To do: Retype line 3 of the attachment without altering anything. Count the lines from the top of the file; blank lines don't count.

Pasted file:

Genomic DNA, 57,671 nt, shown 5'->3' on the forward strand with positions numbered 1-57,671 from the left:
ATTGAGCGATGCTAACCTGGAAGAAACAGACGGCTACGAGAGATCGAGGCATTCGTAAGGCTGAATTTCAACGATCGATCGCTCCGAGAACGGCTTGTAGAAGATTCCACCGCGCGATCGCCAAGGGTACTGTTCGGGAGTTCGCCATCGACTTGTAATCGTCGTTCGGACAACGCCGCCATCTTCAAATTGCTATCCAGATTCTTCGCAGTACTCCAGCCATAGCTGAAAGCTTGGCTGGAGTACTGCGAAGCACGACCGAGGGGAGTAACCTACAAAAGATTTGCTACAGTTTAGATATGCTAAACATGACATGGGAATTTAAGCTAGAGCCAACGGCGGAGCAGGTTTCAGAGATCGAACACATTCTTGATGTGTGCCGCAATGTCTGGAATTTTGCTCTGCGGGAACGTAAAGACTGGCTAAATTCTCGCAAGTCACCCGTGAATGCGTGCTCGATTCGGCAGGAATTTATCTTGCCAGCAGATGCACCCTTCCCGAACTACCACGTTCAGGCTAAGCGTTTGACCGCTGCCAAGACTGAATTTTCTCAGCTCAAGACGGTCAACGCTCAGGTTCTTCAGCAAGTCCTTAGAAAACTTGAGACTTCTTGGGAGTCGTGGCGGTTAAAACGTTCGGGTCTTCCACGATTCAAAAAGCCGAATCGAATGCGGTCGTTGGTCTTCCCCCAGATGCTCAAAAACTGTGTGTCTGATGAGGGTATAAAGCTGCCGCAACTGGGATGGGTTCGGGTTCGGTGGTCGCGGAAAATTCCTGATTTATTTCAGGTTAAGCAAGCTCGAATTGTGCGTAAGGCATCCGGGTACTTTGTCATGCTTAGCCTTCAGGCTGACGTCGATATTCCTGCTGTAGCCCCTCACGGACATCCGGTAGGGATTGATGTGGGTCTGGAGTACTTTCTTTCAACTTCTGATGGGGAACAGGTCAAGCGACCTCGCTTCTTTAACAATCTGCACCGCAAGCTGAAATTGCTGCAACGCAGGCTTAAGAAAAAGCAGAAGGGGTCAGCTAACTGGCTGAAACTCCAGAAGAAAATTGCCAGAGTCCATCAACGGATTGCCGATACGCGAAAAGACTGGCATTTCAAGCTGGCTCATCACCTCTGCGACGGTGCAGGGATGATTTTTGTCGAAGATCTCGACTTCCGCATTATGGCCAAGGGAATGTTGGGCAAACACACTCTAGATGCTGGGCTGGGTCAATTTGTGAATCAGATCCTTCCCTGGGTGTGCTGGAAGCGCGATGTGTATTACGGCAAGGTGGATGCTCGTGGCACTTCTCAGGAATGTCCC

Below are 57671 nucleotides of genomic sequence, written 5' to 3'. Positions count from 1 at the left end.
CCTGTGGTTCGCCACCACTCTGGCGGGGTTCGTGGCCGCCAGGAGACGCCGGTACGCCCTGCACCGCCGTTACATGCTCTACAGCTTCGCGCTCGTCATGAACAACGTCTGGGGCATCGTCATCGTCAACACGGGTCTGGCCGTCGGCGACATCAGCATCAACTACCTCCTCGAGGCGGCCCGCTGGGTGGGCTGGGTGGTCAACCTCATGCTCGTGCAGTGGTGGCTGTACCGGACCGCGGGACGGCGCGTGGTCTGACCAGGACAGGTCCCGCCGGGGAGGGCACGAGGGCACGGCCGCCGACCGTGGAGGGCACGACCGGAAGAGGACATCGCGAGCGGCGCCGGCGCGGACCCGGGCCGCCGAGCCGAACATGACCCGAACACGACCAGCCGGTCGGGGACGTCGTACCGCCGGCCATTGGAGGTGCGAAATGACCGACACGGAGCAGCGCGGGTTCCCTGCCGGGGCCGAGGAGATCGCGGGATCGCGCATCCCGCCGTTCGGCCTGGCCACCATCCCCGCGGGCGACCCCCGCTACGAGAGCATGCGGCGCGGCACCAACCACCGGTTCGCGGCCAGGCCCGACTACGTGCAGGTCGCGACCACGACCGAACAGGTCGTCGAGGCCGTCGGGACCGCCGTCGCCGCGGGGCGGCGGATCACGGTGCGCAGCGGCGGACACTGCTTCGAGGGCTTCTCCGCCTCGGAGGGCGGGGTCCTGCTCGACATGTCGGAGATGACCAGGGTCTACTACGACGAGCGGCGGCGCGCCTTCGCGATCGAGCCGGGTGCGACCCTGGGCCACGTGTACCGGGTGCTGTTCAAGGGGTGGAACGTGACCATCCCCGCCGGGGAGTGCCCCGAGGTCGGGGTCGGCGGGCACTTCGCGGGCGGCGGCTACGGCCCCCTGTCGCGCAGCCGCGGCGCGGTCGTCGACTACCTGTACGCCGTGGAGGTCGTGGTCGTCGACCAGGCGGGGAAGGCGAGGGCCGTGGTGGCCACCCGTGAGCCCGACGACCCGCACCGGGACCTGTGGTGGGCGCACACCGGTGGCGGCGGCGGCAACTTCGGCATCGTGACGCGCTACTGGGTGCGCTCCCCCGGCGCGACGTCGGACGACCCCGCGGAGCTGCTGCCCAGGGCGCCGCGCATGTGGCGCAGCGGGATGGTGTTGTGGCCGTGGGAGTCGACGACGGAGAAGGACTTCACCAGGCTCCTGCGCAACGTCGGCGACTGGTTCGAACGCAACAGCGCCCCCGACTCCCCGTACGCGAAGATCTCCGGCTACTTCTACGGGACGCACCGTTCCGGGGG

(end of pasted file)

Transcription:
Below are 57671 nucleotides of genomic sequence, written 5' to 3'. Positions count from 1 at the left end.